Blessed Silence!

Hello! Since I still feel that we’re in Days of Covid, I’ve spent a lot of time exploring ways to watch movies at home.

I just ate my lunch while watching a classic silent film “The General” (Buster Keaton) on a local Arts television station. I’ve seen bits of this one before but never the whole thing in one sitting. Thoroughly enjoyable, but then I love the way silent movies use expressive gestures and camera angles to convey what’s being said and felt. I especially love Keaton’s magnificent timing for the stuff that he pulls off. I was continually saying (out loud, because who cares?) “Omg, how’d he do that?” I mean, there’s only so much you can rehearse; there’s still huge chances of getting hurt. I caught myself wondering how many “takes” it took, though I’ve read somewhere that he did most of his stunts in one take. How many times can you wreck a train?

The overall plot is about a young train engineer in the South who accidentally gets caught behind enemy lines during the Civil War. He learns of a plan by the North to attack a Southern post and tries to get back (dragging his girlfriend who was captured) to warn them. The things that go wrong for both him and the Northern troops are what makes the entire film so enjoyable.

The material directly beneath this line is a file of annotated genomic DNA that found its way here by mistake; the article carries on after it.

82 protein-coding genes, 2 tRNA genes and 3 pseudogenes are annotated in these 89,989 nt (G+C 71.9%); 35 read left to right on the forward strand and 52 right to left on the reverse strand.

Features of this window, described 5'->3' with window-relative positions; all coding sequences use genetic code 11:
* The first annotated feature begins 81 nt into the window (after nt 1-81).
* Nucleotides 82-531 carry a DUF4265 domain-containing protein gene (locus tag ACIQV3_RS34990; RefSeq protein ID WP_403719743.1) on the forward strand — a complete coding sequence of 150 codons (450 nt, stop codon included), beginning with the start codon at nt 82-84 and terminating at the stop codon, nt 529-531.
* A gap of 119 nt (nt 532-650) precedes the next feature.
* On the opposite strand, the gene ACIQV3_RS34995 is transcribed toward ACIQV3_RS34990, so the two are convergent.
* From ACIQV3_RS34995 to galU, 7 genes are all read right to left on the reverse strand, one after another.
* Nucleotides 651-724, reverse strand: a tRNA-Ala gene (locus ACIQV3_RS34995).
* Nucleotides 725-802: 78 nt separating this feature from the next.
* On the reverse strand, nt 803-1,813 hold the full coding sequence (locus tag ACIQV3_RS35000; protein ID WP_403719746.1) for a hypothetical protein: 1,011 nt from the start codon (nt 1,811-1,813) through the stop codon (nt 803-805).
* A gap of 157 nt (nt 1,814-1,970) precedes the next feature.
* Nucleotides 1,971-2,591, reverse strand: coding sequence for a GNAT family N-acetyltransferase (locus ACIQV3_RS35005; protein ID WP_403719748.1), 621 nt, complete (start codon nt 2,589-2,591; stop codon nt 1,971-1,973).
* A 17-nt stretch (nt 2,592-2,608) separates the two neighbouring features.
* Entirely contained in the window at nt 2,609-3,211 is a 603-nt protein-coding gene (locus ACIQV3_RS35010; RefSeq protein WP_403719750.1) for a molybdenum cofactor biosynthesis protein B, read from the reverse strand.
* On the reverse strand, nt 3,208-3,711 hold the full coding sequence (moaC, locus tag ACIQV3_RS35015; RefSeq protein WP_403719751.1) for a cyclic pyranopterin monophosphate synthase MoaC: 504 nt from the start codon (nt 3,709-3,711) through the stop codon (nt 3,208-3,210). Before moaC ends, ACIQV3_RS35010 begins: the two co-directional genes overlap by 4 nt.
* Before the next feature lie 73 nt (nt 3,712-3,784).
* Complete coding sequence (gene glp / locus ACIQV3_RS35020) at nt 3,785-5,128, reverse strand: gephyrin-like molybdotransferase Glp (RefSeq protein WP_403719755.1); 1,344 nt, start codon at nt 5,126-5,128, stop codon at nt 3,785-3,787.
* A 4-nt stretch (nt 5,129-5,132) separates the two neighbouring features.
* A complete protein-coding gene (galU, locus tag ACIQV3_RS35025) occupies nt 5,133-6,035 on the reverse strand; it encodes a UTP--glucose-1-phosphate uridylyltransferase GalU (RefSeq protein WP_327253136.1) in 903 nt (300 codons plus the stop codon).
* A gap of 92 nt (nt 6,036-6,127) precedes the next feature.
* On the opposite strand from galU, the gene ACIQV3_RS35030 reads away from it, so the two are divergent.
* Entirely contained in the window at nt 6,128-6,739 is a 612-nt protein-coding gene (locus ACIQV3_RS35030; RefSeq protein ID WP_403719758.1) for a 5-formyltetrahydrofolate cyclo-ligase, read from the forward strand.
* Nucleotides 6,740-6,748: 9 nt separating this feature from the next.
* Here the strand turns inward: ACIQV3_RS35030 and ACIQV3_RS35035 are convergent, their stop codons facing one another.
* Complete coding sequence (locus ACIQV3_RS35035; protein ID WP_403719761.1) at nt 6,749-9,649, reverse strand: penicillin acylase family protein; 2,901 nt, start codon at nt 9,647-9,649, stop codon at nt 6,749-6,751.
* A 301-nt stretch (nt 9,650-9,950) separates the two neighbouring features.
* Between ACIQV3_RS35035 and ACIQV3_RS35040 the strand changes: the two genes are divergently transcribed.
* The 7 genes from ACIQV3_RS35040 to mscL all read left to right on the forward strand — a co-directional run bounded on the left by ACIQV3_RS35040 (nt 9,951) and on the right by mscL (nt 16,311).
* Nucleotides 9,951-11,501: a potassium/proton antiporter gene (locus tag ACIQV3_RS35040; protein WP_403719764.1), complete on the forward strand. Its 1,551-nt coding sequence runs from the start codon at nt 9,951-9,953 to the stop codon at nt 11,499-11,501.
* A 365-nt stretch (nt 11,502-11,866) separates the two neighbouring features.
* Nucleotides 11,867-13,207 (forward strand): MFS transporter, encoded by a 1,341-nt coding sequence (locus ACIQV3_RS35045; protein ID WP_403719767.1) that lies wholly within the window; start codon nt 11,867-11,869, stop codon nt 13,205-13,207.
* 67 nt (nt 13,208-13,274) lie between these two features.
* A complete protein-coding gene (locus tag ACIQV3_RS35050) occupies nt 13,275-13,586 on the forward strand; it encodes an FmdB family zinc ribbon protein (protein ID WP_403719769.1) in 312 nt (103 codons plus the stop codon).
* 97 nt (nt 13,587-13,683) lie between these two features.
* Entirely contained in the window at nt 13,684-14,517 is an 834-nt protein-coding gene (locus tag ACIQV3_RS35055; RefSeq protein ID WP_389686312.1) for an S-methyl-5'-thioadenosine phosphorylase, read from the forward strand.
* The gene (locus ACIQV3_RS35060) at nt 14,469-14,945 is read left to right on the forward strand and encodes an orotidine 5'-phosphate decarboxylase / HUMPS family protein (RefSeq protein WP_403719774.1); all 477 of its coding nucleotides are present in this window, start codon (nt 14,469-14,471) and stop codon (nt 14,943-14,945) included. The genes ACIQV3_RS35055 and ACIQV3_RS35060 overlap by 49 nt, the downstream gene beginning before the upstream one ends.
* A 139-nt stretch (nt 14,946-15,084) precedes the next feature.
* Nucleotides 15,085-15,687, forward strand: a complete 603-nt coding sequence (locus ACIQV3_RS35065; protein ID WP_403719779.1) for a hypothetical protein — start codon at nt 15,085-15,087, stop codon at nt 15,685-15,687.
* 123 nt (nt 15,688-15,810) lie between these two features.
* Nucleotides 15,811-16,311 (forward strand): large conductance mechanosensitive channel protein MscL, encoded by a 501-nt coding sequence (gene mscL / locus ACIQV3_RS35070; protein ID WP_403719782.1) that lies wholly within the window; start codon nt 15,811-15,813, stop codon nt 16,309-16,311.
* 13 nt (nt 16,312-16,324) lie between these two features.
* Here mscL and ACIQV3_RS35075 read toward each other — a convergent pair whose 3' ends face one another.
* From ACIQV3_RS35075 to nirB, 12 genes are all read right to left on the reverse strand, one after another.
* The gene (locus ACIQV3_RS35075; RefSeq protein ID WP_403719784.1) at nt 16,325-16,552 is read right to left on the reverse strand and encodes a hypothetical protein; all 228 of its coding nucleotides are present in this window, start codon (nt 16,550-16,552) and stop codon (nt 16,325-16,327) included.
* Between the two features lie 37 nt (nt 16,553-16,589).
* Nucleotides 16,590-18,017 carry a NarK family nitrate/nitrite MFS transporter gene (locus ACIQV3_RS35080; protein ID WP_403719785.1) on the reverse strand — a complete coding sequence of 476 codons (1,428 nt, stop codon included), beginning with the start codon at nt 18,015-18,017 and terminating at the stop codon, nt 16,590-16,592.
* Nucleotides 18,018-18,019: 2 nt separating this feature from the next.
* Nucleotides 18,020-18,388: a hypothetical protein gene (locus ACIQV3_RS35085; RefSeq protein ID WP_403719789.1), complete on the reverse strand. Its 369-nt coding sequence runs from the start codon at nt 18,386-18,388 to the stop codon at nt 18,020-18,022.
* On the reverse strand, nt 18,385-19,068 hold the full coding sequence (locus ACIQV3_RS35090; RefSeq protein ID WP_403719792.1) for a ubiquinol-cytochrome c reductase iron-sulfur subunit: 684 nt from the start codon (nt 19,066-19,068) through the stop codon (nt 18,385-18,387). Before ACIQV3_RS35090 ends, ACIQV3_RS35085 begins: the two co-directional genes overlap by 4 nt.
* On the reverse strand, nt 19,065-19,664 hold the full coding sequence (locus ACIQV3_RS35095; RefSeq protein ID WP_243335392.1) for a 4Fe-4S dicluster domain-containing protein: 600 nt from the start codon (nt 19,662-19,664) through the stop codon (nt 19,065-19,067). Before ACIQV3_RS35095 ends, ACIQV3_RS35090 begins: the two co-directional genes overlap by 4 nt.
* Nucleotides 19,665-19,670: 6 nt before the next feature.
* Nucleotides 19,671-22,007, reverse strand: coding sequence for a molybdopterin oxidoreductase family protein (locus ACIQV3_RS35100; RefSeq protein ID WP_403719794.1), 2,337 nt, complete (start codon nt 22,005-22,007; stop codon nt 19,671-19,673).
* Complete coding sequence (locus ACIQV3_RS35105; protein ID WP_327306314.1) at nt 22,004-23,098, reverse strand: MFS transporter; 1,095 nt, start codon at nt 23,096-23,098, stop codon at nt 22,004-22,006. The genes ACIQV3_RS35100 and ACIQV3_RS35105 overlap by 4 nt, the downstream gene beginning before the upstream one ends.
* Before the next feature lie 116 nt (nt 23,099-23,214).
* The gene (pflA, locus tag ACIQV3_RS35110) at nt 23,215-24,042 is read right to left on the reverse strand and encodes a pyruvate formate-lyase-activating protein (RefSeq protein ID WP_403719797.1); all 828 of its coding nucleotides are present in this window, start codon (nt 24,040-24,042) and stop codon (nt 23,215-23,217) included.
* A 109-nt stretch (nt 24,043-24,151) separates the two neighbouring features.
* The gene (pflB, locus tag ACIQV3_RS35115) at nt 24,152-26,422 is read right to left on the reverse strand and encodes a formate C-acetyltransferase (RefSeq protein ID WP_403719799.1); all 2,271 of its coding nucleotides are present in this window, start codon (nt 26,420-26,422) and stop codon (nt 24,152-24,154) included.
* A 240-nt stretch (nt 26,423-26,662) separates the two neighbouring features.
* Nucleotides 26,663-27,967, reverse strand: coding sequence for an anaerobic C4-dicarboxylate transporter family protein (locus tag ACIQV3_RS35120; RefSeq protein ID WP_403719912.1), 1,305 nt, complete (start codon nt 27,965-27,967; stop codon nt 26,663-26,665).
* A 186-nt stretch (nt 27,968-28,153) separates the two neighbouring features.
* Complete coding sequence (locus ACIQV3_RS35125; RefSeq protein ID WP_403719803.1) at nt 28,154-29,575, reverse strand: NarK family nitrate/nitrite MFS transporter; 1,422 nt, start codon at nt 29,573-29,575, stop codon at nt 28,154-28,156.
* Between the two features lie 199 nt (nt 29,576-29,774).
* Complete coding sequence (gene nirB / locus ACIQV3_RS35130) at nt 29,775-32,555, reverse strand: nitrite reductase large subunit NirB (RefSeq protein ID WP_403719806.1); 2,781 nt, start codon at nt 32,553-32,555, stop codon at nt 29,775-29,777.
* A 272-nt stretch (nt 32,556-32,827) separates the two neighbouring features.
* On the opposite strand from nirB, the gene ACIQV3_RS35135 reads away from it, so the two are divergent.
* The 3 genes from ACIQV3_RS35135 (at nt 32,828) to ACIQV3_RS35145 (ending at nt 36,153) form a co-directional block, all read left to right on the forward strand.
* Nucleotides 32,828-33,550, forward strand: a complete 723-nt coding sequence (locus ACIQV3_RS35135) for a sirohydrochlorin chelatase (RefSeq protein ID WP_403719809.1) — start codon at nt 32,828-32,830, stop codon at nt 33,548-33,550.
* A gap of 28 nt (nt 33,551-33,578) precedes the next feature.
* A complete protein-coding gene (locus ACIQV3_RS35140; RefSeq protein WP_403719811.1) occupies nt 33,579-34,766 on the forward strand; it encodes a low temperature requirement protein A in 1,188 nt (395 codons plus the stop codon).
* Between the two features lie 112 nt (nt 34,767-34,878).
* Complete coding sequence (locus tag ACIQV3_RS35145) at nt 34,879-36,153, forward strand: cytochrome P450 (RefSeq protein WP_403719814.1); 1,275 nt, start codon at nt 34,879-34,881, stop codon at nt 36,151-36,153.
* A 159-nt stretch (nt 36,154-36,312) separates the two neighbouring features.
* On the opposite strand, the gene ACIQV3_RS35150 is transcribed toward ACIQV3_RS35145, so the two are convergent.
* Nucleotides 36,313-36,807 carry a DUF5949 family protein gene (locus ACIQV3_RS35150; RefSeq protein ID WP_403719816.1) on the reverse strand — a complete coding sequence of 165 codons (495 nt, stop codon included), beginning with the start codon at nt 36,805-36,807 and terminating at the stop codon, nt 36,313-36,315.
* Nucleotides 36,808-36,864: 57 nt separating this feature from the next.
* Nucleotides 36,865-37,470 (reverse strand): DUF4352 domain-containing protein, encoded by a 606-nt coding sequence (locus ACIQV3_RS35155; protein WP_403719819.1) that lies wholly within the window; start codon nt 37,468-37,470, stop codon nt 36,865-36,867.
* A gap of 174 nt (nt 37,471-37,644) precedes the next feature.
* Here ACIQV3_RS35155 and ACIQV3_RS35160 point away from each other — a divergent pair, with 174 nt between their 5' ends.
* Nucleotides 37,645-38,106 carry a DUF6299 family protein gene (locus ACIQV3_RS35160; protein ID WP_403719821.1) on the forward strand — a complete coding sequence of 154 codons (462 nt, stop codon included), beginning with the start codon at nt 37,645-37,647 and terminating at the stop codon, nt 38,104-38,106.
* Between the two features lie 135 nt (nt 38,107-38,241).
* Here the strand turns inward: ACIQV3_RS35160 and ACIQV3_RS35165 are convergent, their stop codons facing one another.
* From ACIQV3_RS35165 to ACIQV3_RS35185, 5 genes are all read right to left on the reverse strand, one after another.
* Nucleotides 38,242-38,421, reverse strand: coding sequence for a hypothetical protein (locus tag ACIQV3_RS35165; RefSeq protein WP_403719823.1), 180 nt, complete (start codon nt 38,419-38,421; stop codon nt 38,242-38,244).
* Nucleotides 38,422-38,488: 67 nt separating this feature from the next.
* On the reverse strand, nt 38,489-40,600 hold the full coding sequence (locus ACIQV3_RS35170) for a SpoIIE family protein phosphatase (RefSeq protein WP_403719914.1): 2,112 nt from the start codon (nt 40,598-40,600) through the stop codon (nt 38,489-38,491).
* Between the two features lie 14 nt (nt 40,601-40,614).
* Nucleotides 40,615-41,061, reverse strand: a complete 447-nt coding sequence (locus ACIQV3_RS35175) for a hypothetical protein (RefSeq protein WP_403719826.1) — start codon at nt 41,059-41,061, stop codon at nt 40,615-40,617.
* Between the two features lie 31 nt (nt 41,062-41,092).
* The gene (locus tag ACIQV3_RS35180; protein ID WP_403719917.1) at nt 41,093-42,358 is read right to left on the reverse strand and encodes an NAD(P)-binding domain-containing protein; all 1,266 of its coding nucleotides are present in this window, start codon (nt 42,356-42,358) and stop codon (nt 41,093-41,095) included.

The pure enjoyment for me is the “one damn thing after another” movement of the film. It’s what Kelsey Allagood says on her Writer Unboxed post about throwing chairs down in front of your running protagonist — meaning obstacles. And this movie never runs out of chairs! I need to throw down more chairs for my current protagonist — she’s got it far too easy!

Maybe one strange thing for modern generations is that you find yourself rooting for the Confederates — who lost the war. But the movie is IMHO visually and plot-wise brilliant. Tonight I might try to catch Hitchcock’s “The Lodger” at 6:30p, though I have seen that before. I will absolutely try to catch “The Mark of Zorro” (1920) and see how it compares to Tyrone Power and Antonio Banderas, but it’s at 10:45pm. The sacrifices we make for art!

So don’t worry about life throwing chairs down to block your path. It will all work out in the end, and hey! It’ll make a great story!

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